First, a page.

On June 19, 2024, Global Affairs Canada issued a Notice to Exporters regarding regulatory amendments to the Export Control List (ECL) that were previously approved by an order-in-council (Order) on May 31, 2024 (Amendments). The Amendments target goods and technology in relation to quantum computing and advanced semiconductors, following similar unilateral amendments (or proposed amendments) to export controls implemented in the UK, France, Spain and Finland.

Exports from Canada of the goods/technology subject to the Amendments will require an individual permit issued by Global Affairs Canada (with the exception of exports to the United States) as of July 20, 2024.

The Amendment creates five new controls, which are listed under Group 5, Item 5506 of the ECL:

  1. Quantum computers with the capability to confine, control, measure and process the quantum information embodied in 34 or more physical qubits with a small margin of error. This control includes circuits and devices specially designed for quantum computers, such as certain components and devices made to control and measure these quantum computers.
  2. Cryogenic Complementary Metal Oxide Semiconductor (CryoCMOS) integrated circuits that operate at a temperature of 4.5 Kelvin or below.
  3. Technology used for the development or production of semiconductor devices or microchips using GAAFET structures (i.e.,nanosheet, nanowire, and gate-all-around transistor technology)
  4. Equipment designed or modified for isotropic and anisotropic dry etching, which are critical in the making of GAAFET structures.
  5. Advanced Scanning Electron Microscope (SEM) equipment for imaging semiconductor or integrated circuits, or to perform chip design recovery meeting a specific set of metrics.

The detailed specifications of these new controls are published in Part II of the Canada Gazette along with a Regulatory Impact Analysis Statement, which sets out the policy objectives of the Amendments.

Legislative Background

The Government of Canada may control goods/technology by amending the ECL pursuant to the statutory grant of authority under sections 3 and 6 of the Export and Import Permits Act. The Amendments were made under the authority of subsection 3(1)(a), which permits the Government to list “arms, ammunition, implements or munitions of war, naval, army or air stores or any articles deemed capable of being converted thereinto or made useful in the production thereof or otherwise having a strategic nature or value will not be made available to any destination where their use might be detrimental to the security of Canada”. This is the first amendment to the ECL since 2021, when Canada implemented amendments to streamline the legislative process needed to update its common control lists, which is maintained and updated as part of Canada’s multilateral commitments.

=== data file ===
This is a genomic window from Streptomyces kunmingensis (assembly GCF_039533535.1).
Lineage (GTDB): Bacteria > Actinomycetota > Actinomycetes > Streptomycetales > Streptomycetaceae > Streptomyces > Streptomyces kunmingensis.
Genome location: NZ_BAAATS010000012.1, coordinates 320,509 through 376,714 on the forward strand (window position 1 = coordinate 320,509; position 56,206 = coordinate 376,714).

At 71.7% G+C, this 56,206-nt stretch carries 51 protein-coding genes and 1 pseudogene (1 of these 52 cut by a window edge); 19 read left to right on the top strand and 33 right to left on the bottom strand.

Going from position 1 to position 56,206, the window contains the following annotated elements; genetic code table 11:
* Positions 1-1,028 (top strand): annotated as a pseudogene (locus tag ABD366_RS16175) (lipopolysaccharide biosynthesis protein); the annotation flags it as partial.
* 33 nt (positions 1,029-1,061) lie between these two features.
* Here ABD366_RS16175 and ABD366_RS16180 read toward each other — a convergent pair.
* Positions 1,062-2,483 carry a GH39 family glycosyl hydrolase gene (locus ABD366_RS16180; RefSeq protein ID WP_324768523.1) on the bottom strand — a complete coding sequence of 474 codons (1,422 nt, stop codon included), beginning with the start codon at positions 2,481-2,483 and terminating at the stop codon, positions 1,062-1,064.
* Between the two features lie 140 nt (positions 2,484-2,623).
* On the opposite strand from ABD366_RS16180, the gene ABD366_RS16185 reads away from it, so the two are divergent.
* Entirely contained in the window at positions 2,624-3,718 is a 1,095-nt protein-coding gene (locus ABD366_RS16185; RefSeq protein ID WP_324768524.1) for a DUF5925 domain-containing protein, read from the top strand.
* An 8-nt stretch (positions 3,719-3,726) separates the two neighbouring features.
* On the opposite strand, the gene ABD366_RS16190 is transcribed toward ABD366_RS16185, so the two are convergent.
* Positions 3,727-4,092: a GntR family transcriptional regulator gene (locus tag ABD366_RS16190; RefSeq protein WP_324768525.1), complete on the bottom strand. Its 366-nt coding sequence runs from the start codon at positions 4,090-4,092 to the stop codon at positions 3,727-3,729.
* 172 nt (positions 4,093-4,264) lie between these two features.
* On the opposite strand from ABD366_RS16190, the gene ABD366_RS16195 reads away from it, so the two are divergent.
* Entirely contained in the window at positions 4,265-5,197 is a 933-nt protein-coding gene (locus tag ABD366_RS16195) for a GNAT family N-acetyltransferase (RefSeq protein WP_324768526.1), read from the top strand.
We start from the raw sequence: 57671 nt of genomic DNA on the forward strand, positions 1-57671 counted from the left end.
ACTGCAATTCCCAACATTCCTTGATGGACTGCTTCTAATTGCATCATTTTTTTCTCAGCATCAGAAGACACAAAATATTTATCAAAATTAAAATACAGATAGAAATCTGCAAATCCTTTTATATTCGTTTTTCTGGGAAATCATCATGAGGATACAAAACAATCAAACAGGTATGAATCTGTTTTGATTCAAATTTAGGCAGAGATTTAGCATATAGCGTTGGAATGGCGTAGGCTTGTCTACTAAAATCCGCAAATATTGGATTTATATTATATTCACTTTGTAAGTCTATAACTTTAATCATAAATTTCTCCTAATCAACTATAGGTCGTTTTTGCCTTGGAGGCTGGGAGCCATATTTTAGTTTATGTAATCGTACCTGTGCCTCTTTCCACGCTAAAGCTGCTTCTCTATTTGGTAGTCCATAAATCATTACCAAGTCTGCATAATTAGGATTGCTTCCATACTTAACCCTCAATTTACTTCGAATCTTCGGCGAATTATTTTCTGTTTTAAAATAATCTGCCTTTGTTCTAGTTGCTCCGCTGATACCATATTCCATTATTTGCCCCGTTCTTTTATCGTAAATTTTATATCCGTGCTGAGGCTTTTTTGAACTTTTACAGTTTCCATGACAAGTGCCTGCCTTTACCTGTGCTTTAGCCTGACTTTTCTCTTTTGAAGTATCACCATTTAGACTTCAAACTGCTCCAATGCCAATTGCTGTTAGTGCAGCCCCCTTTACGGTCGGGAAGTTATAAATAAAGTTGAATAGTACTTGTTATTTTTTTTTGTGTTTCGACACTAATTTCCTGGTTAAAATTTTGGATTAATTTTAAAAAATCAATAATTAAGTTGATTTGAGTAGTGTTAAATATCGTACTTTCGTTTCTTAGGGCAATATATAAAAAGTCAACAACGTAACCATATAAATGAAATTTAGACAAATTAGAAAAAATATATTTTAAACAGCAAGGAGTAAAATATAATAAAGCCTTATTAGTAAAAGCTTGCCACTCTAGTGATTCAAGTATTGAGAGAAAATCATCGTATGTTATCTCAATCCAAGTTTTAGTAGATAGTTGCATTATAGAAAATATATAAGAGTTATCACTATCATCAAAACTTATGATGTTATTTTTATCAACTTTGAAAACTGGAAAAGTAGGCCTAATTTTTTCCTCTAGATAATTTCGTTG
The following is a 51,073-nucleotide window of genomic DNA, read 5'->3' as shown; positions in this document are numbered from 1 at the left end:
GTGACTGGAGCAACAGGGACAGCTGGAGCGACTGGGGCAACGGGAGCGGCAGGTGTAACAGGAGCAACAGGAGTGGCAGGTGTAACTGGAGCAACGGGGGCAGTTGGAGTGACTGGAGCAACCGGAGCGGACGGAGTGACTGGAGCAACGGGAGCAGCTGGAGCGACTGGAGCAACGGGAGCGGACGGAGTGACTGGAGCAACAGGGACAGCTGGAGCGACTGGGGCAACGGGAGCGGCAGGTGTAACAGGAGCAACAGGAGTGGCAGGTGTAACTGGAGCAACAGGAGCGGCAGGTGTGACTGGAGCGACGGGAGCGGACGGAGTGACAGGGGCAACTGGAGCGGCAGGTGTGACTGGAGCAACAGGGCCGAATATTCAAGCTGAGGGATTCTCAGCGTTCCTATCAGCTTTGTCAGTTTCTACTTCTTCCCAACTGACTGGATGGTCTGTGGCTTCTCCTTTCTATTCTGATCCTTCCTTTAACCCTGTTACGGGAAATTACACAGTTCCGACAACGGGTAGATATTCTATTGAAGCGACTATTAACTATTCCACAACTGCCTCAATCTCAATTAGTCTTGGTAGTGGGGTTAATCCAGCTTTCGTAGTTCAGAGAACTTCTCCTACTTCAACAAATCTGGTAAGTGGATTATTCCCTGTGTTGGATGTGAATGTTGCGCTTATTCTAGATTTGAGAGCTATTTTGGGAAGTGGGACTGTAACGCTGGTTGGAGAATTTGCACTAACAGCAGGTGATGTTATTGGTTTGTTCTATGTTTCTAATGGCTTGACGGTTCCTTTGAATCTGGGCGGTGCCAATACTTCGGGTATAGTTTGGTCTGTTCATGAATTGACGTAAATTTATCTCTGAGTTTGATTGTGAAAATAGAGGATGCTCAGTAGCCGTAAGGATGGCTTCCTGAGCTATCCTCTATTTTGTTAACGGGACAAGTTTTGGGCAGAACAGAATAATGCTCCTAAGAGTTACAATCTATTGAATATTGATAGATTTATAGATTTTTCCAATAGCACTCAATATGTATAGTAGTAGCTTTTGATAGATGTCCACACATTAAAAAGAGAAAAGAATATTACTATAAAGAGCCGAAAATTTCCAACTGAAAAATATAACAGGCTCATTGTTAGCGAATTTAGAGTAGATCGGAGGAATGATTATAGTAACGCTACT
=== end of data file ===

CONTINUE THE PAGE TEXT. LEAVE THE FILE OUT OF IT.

The Amendments target Group 5, “Miscellaneous Goods and Technology” of the ECL, which lists Canada’s unilateral controls (i.e., controls that are not implemented pursuant to Canada’s obligations under the four multilateral export control regimes in which it is a member). Prior to the Amendments, Group 5 included controls reflecting export quota obligations under free-trade agreements, U.S. origin goods, and a limited number of select goods and technologies (e.g. blinding laser weapons, nuclear fusion reactors, anti-personnel mines, goods/technology for use in chemical/biological/nuclear weapons).

Business Impact

While Global Affairs Canada has consulted with businesses operating in the Canadian quantum computing and semiconductor industries as part of it law making process, Canadian exporters should closely review the goods/technologies described in the Order Amending the Export Control List, published in Part II of the Canada Gazette to determine if their goods/technologies are affected. If an exporter is uncertain whether their goods/technologies are affected by the Amendments, they should seek an Advisory Opinion from the Export Controls Division of Global Affairs Canada. 

Going forward, Canadian exporters should continue to expect the implementation of further unilateral controls in Group 5 as Canada seeks to coordinate with its allies on the anti-proliferation of goods/technology to hostile foreign governments. This is in large part due to the difficulty in reaching consensus to implement new controls among the membership of multilateral export control regimes, such as the Wassenaar Arrangement.


Julia Webster is a disputes and international trade lawyer. She advises companies on trade remedies, free trade agreements, blocking measures, customs compliance, anti-corruption laws, economic sanctions, AML compliance, supply chain ethics, and cross-border M&A.